The CDC is the agency within the United States Public Health Service that is charged with the responsibility for maintaining the notifiable disease system for the United States. The diseases that are reportable from states to CDC are decided upon by agreement between the states and CDC, though this is a voluntary reporting system. The diseases to be reported to CDC are discussed at an annual meeting. As of January 2000, sixty diseases were reportable. In some states, the laws do not include all nationally notifiable diseases. The National Notifiable Diseases Surveillance System (NNDSS) asks for the number of cases of each disease that have been reported within the state on a weekly basis. However, there are supplemental CDC reporting systems for many of these diseases for which the states are asked to fill out a more specific reporting from that calls particularly for data that allows for the determination of potential risk factors. Routine reporting through the NNDSS from the states to CDC is accomplished by computer, whereas the supplemental systems have specific forms that are filled out and forwarded to CDC.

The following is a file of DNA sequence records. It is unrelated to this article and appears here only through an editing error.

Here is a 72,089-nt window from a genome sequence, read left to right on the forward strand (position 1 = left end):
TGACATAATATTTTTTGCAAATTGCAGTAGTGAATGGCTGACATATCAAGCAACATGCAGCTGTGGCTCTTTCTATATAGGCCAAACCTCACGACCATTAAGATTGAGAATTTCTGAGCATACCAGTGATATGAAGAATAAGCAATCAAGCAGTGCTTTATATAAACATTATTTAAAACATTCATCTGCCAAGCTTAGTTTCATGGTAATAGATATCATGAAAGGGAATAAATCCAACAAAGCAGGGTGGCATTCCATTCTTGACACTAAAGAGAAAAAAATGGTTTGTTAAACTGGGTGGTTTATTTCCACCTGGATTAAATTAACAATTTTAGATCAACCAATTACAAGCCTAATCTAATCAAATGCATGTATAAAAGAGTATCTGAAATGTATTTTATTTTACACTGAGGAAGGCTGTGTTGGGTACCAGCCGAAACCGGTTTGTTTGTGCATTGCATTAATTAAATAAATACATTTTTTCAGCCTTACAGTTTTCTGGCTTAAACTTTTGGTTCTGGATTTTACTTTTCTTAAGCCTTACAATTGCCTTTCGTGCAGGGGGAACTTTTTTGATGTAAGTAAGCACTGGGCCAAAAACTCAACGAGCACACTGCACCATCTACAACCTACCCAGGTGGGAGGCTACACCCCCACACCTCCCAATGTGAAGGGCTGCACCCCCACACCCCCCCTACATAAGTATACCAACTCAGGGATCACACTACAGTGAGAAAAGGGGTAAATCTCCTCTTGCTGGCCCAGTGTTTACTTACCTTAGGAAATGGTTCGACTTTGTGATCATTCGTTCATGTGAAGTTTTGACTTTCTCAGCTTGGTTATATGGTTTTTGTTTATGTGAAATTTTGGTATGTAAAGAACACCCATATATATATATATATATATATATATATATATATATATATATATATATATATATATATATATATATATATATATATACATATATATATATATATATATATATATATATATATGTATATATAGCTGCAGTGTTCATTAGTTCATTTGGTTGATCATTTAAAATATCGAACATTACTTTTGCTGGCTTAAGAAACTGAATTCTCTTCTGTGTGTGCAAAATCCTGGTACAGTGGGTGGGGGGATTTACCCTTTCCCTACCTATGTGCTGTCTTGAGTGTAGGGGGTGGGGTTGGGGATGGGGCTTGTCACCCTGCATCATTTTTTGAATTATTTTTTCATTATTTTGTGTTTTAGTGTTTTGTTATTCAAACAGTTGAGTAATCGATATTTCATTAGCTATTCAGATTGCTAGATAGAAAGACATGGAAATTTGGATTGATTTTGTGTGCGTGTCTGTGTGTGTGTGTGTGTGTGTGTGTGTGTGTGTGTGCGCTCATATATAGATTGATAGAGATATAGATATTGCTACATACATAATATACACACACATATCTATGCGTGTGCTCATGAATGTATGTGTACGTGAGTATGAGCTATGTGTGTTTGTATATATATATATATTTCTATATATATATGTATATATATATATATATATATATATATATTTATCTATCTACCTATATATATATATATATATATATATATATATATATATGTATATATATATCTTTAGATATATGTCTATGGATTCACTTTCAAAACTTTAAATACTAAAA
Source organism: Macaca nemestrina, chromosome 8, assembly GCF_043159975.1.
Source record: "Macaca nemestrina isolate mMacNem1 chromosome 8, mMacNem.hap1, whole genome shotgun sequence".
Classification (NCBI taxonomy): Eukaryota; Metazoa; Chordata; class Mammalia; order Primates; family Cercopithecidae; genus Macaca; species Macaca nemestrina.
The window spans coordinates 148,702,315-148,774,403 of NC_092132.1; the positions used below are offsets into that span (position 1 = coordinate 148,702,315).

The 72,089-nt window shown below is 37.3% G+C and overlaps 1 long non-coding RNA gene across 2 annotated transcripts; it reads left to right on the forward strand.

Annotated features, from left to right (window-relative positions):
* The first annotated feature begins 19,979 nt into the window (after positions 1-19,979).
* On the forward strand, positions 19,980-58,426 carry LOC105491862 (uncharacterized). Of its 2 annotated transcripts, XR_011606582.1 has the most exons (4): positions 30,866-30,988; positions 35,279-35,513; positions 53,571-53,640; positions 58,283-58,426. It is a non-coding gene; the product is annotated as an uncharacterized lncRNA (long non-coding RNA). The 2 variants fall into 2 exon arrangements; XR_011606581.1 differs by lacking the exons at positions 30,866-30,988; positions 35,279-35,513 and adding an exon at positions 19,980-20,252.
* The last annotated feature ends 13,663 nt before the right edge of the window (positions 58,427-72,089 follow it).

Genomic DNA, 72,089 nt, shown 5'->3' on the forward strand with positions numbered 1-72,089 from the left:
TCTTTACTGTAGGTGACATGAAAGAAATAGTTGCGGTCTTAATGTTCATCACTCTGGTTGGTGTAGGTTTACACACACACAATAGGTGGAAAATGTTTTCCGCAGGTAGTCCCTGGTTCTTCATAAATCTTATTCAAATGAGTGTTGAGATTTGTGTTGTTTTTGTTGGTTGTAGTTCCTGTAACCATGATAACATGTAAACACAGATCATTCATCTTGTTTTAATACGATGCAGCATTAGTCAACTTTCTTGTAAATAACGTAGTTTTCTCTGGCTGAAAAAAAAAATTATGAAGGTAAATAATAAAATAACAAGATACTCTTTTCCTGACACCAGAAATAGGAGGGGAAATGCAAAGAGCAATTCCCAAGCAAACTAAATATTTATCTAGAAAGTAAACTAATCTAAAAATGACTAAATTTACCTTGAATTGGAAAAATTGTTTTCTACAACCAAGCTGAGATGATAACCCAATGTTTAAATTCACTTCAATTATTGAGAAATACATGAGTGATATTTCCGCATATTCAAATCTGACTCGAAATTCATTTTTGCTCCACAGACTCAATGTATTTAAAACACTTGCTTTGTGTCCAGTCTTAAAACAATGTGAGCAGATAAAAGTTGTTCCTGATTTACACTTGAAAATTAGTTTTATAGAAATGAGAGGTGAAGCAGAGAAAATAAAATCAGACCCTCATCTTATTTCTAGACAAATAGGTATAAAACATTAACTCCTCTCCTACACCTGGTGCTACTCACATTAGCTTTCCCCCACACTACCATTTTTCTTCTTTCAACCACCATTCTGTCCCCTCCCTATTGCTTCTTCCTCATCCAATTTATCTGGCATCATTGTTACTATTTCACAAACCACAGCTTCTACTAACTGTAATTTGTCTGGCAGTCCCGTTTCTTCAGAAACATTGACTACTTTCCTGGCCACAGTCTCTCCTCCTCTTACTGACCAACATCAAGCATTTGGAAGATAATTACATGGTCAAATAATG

Public health surveillance may either be passive or active. Passive surveillance is the form of surveillance that is most commonly utilized throughout the world and consists of the routine reporting of a disease being initiated by the health care provider. Occasionally a specific request for reporting a disease is made by a public health agency, initiated because an acute outbreak of disease requires rapid accumulation of information in order to consider effective control and prevention measures. Usually such reporting is maintained only for a limited period of time. Also, a group of health care practitioners may be specifically requested to report a disease or diseases. This group may be proportionately representative of the entire group of health care providers, or they may be a selected sample in order to get more quantitative reporting. If the reporters are randomly selected on the basis of population density, the resulting data may be extrapolated to the entire population. Disease reporting may also be directed toward a specific population among whom a particular disease has a higher incidence than in the general population.